Today the war of national liberation which has been carried on by the Algerian people for the last seven years has become a favorable breeding ground for mental disorders, because so far as the Algerians are concerned it is a total war. We shall mention here some Algerian cases which have been attended by us and who seem to us to be particularly eloquent. We need hardly say that we are not concerned with producing a scientific work. We avoid all arguments over semiology, nosology, or therapeutics. The few technical terms used serve merely as references. We must, however, insist on two points. Firstly, as a general rule, clinical psychiatry classifies the different disturbances shown by our patients under the heading “reactionary psychoses.” In doing this, prominence is given to the event which has given rise to the disorder, although in some cases mention is made of the previous history of the case (the psychological, affective, and biological condition of the patient) and of the type of background from whence he comes. It seems to us that in the cases here chosen the events giving rise to the disorder are chiefly the bloodthirsty and pitiless atmosphere, the generalization of inhuman practices, and the firm impression that people have of being caught up in a veritable Apocalypse.
Case No. 2 of Series A is a typical reactionary psychosis, but Case Nos. 1, 2, 4, and 5 of Series B give evidence of a much more widely spread causality although we cannot really speak of one particular event giving rise to the disorders. These are reactionary psychoses, if we want to use a ready-made label; but here we must give particular priority to the war: a war which in whole and in part is a colonial war. After the two great world wars, there is no lack of publications on the mental pathology of soldiers taking part in action and civilians who are victims of evacuations and bombardments. The hitherto unemphasized characteristics of certain psychiatric descriptions here given confirm, if confirmation were necessary, that this colonial war is singular even in the pathology that it gives rise to.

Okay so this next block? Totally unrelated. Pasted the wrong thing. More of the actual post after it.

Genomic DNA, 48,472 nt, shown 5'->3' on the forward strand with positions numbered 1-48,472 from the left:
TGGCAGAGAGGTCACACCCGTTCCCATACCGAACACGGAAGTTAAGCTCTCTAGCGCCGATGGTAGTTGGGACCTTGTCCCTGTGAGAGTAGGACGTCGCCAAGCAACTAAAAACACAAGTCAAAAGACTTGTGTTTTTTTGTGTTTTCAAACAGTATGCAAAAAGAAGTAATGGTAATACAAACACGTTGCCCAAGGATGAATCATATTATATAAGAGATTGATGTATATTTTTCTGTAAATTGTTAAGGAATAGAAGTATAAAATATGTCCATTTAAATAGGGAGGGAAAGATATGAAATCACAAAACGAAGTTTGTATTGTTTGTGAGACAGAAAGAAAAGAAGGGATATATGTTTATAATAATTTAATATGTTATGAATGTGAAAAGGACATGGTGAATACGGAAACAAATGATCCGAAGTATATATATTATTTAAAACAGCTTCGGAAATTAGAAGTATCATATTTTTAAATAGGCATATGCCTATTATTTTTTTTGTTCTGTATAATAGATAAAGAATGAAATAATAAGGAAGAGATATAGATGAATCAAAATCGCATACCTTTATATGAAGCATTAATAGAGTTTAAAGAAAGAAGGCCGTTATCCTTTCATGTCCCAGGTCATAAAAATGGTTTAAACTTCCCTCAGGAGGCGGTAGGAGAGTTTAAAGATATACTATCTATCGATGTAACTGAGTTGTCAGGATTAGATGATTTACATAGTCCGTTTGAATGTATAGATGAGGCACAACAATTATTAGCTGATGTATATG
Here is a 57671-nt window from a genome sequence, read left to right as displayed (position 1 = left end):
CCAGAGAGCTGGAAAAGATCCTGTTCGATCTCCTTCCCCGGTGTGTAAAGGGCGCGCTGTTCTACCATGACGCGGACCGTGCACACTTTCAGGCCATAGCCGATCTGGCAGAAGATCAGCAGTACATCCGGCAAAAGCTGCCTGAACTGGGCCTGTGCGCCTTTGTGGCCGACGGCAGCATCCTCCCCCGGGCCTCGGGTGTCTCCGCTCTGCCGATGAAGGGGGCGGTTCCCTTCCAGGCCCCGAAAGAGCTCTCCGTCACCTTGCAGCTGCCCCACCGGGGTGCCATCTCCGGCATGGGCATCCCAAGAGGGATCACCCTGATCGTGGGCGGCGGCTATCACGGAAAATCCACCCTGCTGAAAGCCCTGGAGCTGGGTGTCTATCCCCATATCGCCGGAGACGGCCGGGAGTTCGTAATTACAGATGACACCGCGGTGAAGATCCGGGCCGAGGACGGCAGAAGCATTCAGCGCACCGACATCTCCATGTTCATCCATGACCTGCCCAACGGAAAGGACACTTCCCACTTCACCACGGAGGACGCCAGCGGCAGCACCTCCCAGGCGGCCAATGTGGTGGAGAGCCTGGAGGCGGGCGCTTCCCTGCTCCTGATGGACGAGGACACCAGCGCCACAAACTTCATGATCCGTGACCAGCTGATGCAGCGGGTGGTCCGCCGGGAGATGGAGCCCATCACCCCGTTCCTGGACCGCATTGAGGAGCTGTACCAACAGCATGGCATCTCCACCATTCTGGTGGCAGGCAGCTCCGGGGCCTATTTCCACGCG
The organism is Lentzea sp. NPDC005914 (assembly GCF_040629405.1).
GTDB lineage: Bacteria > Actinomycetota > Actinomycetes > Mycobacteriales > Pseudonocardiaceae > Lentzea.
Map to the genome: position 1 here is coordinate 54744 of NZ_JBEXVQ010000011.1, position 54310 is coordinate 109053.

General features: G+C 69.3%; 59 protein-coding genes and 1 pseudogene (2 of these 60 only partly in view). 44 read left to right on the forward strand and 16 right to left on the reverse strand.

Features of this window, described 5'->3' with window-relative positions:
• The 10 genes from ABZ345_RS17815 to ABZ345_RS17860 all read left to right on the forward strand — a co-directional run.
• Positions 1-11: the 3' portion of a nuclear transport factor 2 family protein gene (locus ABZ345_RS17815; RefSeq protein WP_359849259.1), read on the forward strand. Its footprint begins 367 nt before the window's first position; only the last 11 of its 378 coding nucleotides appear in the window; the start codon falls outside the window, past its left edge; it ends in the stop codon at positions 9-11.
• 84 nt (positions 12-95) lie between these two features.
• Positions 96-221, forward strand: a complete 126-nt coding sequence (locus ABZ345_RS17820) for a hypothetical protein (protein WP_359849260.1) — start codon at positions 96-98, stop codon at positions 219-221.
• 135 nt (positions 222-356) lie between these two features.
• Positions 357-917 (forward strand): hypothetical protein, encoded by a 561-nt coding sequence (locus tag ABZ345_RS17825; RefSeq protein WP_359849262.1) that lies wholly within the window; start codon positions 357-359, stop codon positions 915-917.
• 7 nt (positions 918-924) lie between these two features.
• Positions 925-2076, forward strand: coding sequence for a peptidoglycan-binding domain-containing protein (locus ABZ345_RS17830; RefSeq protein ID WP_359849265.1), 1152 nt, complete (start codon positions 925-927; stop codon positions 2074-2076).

Another idea which is strongly held needs in our opinion to be re-examined; this is the notion of the relative harmlessness of these reactional disorders. It is true that others have described, but always as exceptional cases, certain secondary psychoses, that is to say cases where the whole of the personality is disrupted definitively. It seems to us that here the rule is rather the frequent malignancy of these pathological processes. These are disorders which persist for months on end, making a mass attack against the ego, and practically always leaving as their sequel a weakness which is almost visible to the naked eye. According to all available evidence, the future of such patients is mortgaged. An example will best illustrate our point of view.
In one of the African countries which have been independent for several years we had occasion to receive a visit from a patriot who had been in the resistance. This man in his thirties came to ask us for advice and help, for around a certain date each year he suffered from prolonged insomnia, accompanied by anxiety and suicidal obsessions. The critical date was that when on instructions from his organization he had placed a bomb somewhere. Ten people had been killed as a result.